US President Barack Obama has been invited by the NT News to stay ahead of the pack on international news through a free subscription to the popular Darwin daily.
The subscription offer follows comments by Australian Prime Minister Malcolm Turnbull at the APEC summit in Manila in response to US complaints over the federal government’s decision to lease the Port of Darwin to Landbridge Group, a Chinese company with possible links to the Peoples’ Liberation Army.
US officials complained that Mr Obama and American officials were not advised prior to the approval of the 99-year lease, and found out about it in a report in The Wall Street Journal.
Mr Turnbull suggested the Americans needed to broaden their media intake.
“Seeking to encourage the circulation of great Australian newspapers, I suggested they should invest in a subscription to the NT News, because [the decision] was not a secret.”
The NT News made the most of the exchange this morning, with a front page depicting Mr Turnbull as Crocodile Dundee, saying to Mr Obama, “That’s not a newspaper, THIS is a newspaper”. In the digitally-enhanced image, Mr Turnbull was holding a NT News front page front page report of his Liberal partyroom victory, headed “Rich dude becomes PM”.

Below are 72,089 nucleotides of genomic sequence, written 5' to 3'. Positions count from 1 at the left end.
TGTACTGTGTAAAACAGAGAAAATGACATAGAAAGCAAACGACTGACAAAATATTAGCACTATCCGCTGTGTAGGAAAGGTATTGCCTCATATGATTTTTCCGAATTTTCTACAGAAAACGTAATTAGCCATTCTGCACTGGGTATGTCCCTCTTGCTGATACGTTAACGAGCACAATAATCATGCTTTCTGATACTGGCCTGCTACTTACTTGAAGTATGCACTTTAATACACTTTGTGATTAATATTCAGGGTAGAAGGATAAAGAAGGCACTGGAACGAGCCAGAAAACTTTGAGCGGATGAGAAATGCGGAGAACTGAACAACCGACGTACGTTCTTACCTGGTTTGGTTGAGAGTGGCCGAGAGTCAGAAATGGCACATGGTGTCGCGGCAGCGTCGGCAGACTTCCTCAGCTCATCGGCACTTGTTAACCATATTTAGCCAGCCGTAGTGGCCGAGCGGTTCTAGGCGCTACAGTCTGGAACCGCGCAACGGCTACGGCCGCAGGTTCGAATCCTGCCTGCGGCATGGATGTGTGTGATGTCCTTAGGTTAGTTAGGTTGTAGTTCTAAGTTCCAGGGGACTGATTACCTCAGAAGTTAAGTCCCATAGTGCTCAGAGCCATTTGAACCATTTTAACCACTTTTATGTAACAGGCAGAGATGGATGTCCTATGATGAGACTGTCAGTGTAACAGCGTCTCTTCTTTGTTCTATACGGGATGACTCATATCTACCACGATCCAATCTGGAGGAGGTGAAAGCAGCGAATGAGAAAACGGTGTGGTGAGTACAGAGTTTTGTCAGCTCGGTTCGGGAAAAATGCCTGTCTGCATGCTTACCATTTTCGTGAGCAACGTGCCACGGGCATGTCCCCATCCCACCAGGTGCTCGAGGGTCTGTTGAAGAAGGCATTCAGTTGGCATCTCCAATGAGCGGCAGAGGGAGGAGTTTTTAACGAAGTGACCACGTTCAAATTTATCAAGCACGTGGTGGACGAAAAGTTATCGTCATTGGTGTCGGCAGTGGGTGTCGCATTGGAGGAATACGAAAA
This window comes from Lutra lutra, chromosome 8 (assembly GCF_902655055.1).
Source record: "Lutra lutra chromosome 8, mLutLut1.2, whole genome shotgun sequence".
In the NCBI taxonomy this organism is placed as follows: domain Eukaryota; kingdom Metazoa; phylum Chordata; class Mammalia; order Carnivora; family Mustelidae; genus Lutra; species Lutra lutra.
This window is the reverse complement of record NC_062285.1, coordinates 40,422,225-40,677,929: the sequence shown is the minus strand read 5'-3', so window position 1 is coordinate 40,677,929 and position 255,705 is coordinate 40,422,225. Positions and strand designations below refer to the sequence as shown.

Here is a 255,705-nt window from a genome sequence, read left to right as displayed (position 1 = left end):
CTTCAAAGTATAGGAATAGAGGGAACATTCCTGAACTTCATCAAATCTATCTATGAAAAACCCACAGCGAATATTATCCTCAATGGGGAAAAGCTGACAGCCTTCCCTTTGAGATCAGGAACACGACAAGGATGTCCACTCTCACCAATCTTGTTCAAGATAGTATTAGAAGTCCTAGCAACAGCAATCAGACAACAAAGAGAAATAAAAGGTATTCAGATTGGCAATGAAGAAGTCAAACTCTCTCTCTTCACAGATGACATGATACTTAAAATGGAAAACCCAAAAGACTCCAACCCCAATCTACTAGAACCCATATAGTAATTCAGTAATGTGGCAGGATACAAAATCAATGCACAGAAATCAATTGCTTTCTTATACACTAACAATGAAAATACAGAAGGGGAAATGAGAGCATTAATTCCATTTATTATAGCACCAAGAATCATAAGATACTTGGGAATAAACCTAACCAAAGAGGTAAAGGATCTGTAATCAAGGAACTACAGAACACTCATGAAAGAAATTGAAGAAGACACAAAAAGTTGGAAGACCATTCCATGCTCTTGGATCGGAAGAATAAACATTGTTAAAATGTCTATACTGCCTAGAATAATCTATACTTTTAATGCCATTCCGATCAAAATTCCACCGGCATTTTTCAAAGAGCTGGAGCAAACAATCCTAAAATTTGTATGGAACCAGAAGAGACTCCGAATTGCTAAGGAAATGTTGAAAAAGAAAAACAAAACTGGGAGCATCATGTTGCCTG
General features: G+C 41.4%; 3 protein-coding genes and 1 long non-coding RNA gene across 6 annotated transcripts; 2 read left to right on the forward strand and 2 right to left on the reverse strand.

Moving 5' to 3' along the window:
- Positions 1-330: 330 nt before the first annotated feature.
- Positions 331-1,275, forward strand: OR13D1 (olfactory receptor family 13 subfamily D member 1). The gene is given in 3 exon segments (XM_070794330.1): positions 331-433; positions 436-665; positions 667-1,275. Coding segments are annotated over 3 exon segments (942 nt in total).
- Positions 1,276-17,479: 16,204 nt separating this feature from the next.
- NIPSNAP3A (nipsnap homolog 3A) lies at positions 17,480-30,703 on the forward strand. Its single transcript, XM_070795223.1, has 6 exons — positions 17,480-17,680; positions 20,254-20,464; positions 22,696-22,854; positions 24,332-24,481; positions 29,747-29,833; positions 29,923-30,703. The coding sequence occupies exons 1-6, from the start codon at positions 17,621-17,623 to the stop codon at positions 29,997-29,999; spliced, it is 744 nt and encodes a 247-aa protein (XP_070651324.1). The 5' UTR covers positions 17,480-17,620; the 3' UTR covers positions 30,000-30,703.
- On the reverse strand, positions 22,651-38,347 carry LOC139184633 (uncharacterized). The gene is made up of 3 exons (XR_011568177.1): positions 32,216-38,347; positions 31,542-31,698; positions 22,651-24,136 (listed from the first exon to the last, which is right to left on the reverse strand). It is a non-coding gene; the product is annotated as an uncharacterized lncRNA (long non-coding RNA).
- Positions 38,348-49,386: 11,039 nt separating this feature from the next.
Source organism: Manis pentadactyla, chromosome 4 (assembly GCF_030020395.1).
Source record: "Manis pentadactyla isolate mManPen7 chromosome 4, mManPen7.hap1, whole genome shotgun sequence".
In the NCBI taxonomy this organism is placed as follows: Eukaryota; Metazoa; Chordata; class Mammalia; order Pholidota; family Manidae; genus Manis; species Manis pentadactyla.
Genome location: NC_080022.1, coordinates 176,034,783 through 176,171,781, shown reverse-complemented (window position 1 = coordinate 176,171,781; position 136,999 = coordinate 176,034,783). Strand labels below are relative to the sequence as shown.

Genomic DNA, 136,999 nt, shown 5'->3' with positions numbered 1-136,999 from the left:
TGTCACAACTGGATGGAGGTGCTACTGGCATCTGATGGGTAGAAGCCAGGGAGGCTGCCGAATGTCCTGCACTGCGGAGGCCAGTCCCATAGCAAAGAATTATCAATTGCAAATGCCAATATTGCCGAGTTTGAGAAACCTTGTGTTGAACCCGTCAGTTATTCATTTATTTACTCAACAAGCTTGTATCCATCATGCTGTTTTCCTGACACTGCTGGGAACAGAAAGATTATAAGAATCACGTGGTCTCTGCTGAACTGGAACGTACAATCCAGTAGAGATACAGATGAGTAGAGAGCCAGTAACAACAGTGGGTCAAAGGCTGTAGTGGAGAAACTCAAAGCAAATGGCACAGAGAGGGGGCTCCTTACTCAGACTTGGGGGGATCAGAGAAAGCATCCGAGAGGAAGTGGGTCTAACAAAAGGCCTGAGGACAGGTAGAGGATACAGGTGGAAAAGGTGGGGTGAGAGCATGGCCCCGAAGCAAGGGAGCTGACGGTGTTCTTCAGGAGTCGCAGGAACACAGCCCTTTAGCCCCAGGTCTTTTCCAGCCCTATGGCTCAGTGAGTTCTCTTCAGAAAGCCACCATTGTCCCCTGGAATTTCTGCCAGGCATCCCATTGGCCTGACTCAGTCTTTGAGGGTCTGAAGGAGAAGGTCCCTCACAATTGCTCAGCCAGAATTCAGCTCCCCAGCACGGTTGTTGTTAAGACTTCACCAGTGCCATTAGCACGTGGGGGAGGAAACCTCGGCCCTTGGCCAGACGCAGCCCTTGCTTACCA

Editor of the NT News Rachel Hancock is used to the paper being in the news, but this was something different.
“We were pretty surprised, and then thought it was pretty amazing our little paper was mentioned in a discussion between two high powered leaders of countries,” she said.
In an editorial, the paper said it has long been a friend of Mr Obama, and reassured him: “We’ve got your back, Mr President.”
The paper sent Mr Obama a free digital subscription on Thursday. He is yet to advise of his acceptance.
The NT News also plans to deliver a care package to him, when its picture editor visits Washington next month.
The package will be filled with memorabilia from its merchandise shop, including a singlet with famous page one headlines, its What a Croc! book, magnets of its best page ones, amongst other merchandise.
Mr Obama previously featured on the front page of the NT News in 2011, when he visited the NT and was given a framed copy of the crocodile attack insurance policy, a gesture he says he remembers fondly.
The paper responded with a front page of Obama and a crocodile, with the headline “Obama gets croc insurance”.
“We don’t often put politicians on the front, but it’s hard to avoid an opportunity like this,” Ms Hancock said.
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